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The Nightstar Zoo • View topic - Pointers v. References

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 Post subject: Pointers v. References
PostPosted: Sat Nov 19, 2005 3:09 pm 
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Energizer Bunny
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PostPosted: Sat Nov 19, 2005 9:59 pm 
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Energizer Bunny
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In general. In Java and other pointer-free languages, dynamic allocation happens in just references.

What is the advantage to having a distinction between a pointer and a reference?

Vorn


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PostPosted: Sun Nov 20, 2005 4:51 am 
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Pointers can have null values, which makes them more expressive. (And Java has pointers, not references. java.lang.NullPointerException sound familiar to anyone? 8-))


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PostPosted: Fri Dec 30, 2005 5:16 pm 
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PostPosted: Fri Aug 21, 2009 9:38 pm 
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Safari Exhibit
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How about, "pointers are a concept whose roots and semantics are determined by the hardware, and everybody who does references is free to do them differently?"

Seriously. All the answers I've seen are true about references in Java (and other languages using its runtime), but not true about references in general. This is because references are a constructed semantic concept, not something whose semantics are determined by the hardware.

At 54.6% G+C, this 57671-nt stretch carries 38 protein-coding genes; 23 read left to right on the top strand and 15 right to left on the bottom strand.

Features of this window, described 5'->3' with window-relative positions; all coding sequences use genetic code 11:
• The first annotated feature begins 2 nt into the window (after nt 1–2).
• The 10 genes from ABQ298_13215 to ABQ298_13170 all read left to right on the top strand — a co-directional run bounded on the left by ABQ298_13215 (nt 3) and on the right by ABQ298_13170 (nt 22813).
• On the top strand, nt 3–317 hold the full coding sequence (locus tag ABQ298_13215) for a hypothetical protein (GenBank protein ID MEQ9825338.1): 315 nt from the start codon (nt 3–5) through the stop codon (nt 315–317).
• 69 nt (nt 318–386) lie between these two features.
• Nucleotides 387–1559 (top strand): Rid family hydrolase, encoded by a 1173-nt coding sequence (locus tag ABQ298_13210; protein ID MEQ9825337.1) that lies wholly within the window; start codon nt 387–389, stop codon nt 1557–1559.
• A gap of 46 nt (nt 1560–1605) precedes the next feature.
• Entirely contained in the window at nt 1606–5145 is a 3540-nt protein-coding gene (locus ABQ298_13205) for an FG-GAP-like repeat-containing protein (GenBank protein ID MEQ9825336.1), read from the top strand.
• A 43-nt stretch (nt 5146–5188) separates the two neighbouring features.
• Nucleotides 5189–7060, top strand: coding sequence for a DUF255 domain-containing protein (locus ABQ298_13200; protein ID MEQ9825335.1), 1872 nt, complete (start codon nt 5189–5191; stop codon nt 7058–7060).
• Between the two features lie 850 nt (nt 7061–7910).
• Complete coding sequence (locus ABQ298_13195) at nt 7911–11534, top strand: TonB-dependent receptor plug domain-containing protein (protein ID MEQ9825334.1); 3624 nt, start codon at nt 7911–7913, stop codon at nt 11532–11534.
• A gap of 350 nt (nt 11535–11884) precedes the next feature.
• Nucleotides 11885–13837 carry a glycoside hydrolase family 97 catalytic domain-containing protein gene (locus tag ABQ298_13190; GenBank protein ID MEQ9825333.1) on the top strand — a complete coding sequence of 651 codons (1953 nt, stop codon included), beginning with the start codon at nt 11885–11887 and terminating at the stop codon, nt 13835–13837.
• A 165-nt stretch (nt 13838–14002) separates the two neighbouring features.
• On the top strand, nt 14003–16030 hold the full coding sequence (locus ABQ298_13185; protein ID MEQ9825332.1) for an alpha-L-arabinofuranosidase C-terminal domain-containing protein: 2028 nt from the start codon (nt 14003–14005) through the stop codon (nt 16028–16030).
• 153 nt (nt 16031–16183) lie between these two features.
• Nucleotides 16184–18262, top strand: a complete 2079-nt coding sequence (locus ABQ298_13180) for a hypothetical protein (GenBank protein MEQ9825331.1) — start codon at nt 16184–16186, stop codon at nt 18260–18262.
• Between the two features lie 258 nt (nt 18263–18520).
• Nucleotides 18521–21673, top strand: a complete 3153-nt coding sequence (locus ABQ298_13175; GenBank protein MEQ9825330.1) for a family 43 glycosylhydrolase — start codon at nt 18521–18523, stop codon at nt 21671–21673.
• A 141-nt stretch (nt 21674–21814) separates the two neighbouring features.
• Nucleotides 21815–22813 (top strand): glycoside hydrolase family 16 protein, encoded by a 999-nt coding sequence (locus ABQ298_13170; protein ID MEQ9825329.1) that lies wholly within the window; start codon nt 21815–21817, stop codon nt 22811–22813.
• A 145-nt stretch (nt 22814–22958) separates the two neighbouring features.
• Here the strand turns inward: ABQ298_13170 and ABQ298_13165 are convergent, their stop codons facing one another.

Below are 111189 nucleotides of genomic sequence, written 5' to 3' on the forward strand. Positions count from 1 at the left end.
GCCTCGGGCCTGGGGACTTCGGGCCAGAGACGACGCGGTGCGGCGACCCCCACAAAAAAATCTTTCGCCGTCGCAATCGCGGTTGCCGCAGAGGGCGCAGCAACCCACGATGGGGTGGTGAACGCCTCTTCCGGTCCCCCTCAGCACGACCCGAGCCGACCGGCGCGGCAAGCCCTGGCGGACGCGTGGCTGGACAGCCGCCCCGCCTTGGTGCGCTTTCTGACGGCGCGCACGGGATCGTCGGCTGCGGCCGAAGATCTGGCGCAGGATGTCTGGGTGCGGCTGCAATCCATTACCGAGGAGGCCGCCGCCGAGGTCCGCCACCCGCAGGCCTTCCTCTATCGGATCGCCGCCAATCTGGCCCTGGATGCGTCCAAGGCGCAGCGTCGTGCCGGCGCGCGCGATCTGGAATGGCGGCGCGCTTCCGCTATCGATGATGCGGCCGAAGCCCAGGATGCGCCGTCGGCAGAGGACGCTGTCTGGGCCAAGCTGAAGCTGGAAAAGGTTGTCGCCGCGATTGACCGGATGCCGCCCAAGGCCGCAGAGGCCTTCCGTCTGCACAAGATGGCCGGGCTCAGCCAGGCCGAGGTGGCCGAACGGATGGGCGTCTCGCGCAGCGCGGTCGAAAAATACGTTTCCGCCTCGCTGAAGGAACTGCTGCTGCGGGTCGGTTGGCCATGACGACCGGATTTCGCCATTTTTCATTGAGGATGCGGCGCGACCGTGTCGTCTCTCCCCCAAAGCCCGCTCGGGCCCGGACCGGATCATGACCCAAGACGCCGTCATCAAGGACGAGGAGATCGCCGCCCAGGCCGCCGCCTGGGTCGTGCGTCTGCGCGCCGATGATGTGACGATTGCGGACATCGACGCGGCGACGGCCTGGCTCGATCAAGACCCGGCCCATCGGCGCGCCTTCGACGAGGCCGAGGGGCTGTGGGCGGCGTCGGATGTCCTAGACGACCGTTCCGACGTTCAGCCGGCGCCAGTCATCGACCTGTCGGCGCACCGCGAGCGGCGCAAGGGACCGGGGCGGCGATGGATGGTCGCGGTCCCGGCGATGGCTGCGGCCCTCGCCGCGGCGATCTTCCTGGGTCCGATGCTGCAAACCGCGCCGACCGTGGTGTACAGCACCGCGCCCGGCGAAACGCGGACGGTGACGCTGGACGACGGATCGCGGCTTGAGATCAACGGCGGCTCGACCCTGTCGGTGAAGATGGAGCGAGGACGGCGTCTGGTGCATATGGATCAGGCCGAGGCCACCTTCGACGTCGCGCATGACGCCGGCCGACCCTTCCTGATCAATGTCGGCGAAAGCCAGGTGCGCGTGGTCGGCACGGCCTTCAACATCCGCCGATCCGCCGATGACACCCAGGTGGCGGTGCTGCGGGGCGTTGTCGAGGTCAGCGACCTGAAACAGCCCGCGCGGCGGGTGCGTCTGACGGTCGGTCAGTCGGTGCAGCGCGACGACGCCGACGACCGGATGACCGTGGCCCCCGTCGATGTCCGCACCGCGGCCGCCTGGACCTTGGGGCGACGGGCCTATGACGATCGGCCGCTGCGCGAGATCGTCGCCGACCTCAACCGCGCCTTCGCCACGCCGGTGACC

Example: I maintain a game program in C. I was using pointers to keep track of dynamically allocated objects, but ran into trouble with wild pointers (from the game map) after freeing the objects they pointed at (from events in the game schedule). After analyzing the problem, I refactored. Now all the client code uses GUIDs instead, and there is a manager data structure containing the only copy of the pointer which keeps track of which GUID corresponds to which object. Using wild GUIDs after an object is deallocated now return error codes that can be checked and handled. This solves the problem where wild pointers after an object was deallocated would crash the program with an invalid memory access or point to new objects that happened to have been allocated in the same memory space as deallocated objects.

What I've done here is implemented my own references for the sake of safety. Those GUIDs are references to objects. But because the code that implements them isn't the same code as the JRE, they don't have quite the same properties as Java references.

My point is that references, smart pointers, et al, have semantics that depend on the underlying code that implements them and what problems they are there to address, so you have to qualify anything you say about them by saying what language or what runtime environment (or, if not native to the language, what library) implements them.

One thing that is universal is that reference access is never quite as fast as pointer access.

Bear


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PostPosted: Fri Dec 18, 2015 2:31 am 
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Since I started out with Assembly language with the 8080, Z-80, and 8088, I find pointers to be very intuitive, and C to be a useful tool. When I returned to college in 1986, Clemson University supported several compilers for COBOL, Fortran, C++, BASIC, etc., but, in reality, they had code converters which took high-level languages, converted them to C, and then converted the C code to assembly code for the target system. C is a very powerful tool, but with great power comes great responsibility.

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